Loading data sometimes very slow on HPC system

Hi there,
I am processing a bunch of JLD2 files (O(10GB)) on my local cluster. Sometimes (not always), loading a file takes ages (>10min), but sometimes it only takes ~10 seconds. Usually after loading it slowly once, the second time loads fast. I don’t think the issue is JLD2 only. Has anyone experienced something similar? Is it related to the hardware infrastructure or am I doing something wrong?

df -T says the filesystem is gpfs. I didn’t find anything here or on google that describes such a behaviour.

Clearly, I am not an expert. Thanks for any help!

Could you please clarify the sentence “Usually after loading it slowly once, the second time loads fast”? Do you load one file multiple times?

Sorry, yes exactly: I just load the exact file again with the motivation of benchmarking.

Hard to say what the issue here is, but parallel file systems can have all kinds of issues :slight_smile:

that was not the response I was hoping for :sob:

The document said:
To exploit disk parallelism when reading a large file from a single-threaded application, whenever it can recognize a pattern, GPFS intelligently prefetches data into its buffer pool, ...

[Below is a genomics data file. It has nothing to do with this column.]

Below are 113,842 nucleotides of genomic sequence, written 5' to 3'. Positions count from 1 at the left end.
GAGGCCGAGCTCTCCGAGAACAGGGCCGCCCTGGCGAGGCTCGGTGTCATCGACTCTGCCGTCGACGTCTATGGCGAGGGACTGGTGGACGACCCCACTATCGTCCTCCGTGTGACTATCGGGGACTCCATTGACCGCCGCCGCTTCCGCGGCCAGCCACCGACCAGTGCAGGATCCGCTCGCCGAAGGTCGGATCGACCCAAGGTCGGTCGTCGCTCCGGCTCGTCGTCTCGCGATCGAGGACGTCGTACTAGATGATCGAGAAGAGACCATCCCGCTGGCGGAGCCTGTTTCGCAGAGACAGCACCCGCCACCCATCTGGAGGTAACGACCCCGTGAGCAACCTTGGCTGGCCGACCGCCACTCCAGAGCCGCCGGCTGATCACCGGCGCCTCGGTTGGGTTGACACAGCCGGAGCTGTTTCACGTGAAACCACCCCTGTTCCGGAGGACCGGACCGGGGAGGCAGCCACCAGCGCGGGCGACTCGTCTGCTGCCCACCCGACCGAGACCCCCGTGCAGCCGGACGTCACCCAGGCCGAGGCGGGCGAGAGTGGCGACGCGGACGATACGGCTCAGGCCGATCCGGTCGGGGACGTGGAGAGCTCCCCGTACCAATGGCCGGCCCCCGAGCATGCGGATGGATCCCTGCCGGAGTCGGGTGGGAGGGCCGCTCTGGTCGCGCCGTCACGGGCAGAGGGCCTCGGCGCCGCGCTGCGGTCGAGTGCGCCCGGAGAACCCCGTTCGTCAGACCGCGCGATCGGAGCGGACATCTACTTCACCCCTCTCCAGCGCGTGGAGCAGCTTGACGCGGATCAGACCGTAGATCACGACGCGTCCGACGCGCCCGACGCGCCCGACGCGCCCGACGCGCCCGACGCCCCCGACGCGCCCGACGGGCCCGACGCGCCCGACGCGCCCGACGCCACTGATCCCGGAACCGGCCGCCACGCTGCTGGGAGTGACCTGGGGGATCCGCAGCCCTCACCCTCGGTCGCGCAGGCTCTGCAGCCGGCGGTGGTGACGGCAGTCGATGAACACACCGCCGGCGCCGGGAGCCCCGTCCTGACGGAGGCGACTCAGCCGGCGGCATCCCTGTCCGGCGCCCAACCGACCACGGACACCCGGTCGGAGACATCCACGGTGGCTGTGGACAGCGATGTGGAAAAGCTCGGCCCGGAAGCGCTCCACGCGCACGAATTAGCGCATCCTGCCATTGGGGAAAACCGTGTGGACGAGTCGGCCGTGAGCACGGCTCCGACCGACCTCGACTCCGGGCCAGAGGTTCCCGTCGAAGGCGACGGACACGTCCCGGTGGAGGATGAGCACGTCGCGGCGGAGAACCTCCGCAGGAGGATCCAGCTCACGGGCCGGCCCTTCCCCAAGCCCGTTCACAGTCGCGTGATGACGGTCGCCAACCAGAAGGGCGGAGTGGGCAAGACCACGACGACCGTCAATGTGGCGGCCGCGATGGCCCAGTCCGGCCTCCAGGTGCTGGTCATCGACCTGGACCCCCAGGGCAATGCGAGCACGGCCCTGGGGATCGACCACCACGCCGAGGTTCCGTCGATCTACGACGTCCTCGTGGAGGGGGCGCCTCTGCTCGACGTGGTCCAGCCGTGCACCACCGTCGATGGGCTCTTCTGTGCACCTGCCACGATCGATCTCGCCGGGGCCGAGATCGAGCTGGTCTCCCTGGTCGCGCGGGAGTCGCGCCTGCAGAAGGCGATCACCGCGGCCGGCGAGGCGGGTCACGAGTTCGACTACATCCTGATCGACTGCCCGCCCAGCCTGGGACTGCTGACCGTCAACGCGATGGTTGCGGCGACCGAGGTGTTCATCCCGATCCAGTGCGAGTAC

Maybe the reason is sometimes data are buffered while sometimes not?

This definitely sounds like the behaviour of buffers.

However if you are using a heirarchical storage management system it could eb old files are being pulled back from a slow tier - maybe tape.
Tme to bring cookies to the lair of your system admins.

1 Like

I really don’t think that tapes are involved here. These are not some old data files produced months/years ago (in fact the cluster didn’t exist a year ago). But maybe 50-100 MB/s hard drives are indeed close to the read speed.

It should be easy to test if the infrastructure is to blame, right? For example, you could simply cat each file and maybe count the bytes:

for file in *.jld2
    time cat $file | wc -c

If the time goes up sometimes, the problem is in the infrastructure.

Thanks for this check. It seems like the infrastructure is not the issue:


real	0m28.891s
user	0m0.075s
sys	0m14.022s

real	0m24.032s
user	0m0.048s
sys	0m12.997s

real	0m23.701s
user	0m0.052s
sys	0m12.657s

real	0m28.950s
user	0m0.069s
sys	0m12.961s

real	0m27.586s
user	0m0.063s
sys	0m13.536s

real	0m27.257s
user	0m0.072s
sys	0m13.589s

So can it be that the data structure is the caveat? Is having a bunch (<10) of dataframes stored in a namedtuple a bad idea?

I am not sure. Long tuples are generally discouraged, but <10 is not long. Do all the named tuples share the field names? I could see it be a problem if the field names change (calling a function with a tuple with differently named fields triggers compilation each time), but my understanding is only superficial.

It’s just one namedtuple per file, and in each file the namedtuple has the same field names. Here’s an example of the namedtuple that is saved in one .jld2 file:

@NamedTuple{esol::DataFrames.DataFrame, is1::Vector{Int64}, is2::Vector{Int64},